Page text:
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Brennan foreshadows lower minimum wage


Jesuit lawyer Frank Brennan yesterday told a conference of diocesan bank managers that the Federal Government's new Fair Pay Commission is confined by its legal mandate and would reduce the minimum wage in future if necessary.

The Fair Pay Commission, a part of the Government's workplace reforms, started operating yesterday with a mandate to set and adjust the minimum wage.

Fr Brennan said: "Much has been made of the strong Christian disposition of Ian Harper, the Chairman of the Commission, and the appointment of Patrick McClure from Mission Australia who has pledged a commitment to the poor and vulnerable in our society."

But he says the commissioners will be constrained by their legal mandate to make decisions in the interest of economic prosperity.

"Presumably the Howard Government would have had no interest in reducing the powers of the Industrial Relations Commission and setting up the Fair Pay Commission unless there was a strong possibility that the new arrangements would put a brake on any increases to the minimum wage," Fr Brennan said.

In the event of a future slowdown in the economy, Fr Brennan said, the Commission could even reduce the real minimum wage. "That would not have been a possibility had the Industrial Relations Commission retained its power," he said.

In his speech "On being model employers who exemplify Gospel values and the Church's mission in the 'WorkChoices' Era" at Brisbane's St Stephen's Cathedral, Fr Brennan rejected the argument that reducing wages at the lower end of the market would increase employment.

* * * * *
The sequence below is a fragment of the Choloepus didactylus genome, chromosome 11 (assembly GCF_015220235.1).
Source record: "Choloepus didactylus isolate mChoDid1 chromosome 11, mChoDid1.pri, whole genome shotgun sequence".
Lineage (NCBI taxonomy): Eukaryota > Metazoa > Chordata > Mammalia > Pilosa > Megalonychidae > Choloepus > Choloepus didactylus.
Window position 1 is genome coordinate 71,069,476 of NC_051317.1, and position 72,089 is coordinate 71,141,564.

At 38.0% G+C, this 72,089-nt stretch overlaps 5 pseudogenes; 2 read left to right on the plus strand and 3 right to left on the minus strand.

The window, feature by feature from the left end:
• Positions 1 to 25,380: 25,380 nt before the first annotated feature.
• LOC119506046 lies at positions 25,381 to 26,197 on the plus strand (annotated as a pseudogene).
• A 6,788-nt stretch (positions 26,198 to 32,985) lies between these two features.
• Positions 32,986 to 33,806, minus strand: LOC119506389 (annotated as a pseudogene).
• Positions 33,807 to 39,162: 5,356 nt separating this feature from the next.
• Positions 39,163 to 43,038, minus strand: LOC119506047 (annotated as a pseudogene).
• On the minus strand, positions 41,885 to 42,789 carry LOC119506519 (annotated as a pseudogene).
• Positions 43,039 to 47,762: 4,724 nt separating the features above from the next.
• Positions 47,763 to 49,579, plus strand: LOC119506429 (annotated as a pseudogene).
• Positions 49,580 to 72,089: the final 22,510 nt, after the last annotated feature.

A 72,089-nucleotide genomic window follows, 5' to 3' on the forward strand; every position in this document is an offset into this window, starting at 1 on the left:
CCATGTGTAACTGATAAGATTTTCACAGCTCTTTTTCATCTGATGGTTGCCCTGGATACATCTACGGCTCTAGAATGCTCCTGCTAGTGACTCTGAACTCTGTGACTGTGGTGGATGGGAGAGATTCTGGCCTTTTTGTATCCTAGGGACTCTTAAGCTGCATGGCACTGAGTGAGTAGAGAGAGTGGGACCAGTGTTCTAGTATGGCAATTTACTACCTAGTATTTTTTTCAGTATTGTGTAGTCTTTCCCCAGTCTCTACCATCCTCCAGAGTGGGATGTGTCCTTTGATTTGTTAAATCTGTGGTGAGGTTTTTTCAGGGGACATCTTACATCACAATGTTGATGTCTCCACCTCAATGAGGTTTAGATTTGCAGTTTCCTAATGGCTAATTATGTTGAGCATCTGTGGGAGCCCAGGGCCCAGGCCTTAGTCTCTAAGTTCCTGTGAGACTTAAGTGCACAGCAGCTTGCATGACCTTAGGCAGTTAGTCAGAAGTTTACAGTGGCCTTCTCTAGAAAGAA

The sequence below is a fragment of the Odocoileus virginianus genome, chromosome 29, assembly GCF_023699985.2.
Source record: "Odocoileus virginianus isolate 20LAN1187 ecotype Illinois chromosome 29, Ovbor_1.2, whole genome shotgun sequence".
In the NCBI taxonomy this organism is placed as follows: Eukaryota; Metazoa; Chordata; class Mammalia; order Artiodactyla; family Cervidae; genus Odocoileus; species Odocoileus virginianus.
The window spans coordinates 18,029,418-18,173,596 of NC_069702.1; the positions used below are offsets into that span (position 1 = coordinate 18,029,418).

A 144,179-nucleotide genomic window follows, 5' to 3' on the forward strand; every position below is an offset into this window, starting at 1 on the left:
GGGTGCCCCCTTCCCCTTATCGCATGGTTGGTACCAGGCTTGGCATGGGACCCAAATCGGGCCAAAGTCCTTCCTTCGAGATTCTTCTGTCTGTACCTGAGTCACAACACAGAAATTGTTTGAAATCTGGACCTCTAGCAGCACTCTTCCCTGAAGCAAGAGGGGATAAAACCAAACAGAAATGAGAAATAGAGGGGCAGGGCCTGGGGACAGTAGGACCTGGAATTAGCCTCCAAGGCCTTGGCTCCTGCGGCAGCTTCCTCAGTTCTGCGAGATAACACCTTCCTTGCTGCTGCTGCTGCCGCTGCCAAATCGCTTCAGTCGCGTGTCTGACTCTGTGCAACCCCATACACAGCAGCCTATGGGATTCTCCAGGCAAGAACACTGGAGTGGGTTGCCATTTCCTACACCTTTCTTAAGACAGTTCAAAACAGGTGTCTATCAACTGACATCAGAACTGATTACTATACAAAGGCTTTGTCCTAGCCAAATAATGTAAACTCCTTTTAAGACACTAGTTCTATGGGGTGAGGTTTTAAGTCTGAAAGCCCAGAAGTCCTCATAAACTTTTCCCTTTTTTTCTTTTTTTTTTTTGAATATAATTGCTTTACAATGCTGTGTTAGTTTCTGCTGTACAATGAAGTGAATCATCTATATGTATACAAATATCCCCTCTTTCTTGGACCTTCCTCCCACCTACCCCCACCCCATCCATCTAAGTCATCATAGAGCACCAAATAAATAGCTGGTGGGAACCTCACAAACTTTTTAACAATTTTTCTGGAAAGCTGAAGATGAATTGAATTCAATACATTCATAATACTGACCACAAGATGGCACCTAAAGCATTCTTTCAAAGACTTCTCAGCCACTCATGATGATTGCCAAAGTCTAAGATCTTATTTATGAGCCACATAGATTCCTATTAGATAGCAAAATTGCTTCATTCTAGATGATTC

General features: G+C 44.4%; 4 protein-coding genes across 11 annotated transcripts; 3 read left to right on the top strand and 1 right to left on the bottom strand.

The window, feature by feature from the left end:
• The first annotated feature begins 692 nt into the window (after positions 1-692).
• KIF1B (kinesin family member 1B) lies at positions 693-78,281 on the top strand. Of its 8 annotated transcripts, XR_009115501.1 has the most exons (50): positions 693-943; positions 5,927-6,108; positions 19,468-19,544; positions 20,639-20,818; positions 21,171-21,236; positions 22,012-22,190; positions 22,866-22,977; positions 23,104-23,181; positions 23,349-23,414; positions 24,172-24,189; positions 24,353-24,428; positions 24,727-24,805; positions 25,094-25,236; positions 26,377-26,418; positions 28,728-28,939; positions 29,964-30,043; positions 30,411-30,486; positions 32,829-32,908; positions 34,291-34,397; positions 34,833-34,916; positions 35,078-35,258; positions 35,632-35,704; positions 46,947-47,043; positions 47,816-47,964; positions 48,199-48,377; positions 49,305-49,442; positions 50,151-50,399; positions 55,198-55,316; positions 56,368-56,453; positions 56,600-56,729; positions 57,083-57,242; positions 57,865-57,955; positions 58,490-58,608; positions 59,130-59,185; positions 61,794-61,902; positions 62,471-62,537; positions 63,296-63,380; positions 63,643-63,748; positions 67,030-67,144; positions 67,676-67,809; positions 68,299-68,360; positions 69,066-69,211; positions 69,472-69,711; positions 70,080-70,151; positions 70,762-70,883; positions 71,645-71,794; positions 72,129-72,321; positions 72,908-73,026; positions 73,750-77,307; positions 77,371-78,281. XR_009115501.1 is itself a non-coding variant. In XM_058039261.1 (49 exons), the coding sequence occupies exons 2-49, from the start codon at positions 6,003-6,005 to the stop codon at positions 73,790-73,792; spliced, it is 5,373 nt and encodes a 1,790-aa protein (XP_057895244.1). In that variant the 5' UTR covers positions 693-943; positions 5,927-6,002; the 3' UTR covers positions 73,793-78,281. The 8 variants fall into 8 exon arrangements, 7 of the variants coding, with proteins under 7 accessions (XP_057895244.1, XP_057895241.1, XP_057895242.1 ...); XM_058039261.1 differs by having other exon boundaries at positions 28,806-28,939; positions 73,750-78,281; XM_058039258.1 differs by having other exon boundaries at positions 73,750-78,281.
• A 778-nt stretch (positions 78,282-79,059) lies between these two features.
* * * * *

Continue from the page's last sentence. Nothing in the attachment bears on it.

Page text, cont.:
He also questioned the "economic rationalist" presumption, including such a presumption in the Bishops' statement last year on WorkChoices, that economic growth is needed to enhance social justice.

But Fr Brennan strongly defended the role of Church leaders in policy debate where they have restricted themselves to statements of principle. He said that it is not good enough for politicians "simply to cherry pick their church leaders" when it suits them.

"Church leaders [are] informed by the church tradition and Catholic social teaching," he told the conference participants. "I will be particularly attentive to any concerns they express in favour of workers or unions."

"Afterall," he said, "they all run dioceses which are now major employers, so they are not too likely to wear workers' rights or union power on their sleeve, just for political effect."


SOURCE
Frank Brennan SJ: On Being Model Employers Who Exemplify Gospel Values and the Church's Mission in the WorkChoices Era (Address to the Australia/New Zealand Conference of Managers of Diocesan Development Funds, St Stephens Cathedral, Brisbane 1/5/06)


2 May 2006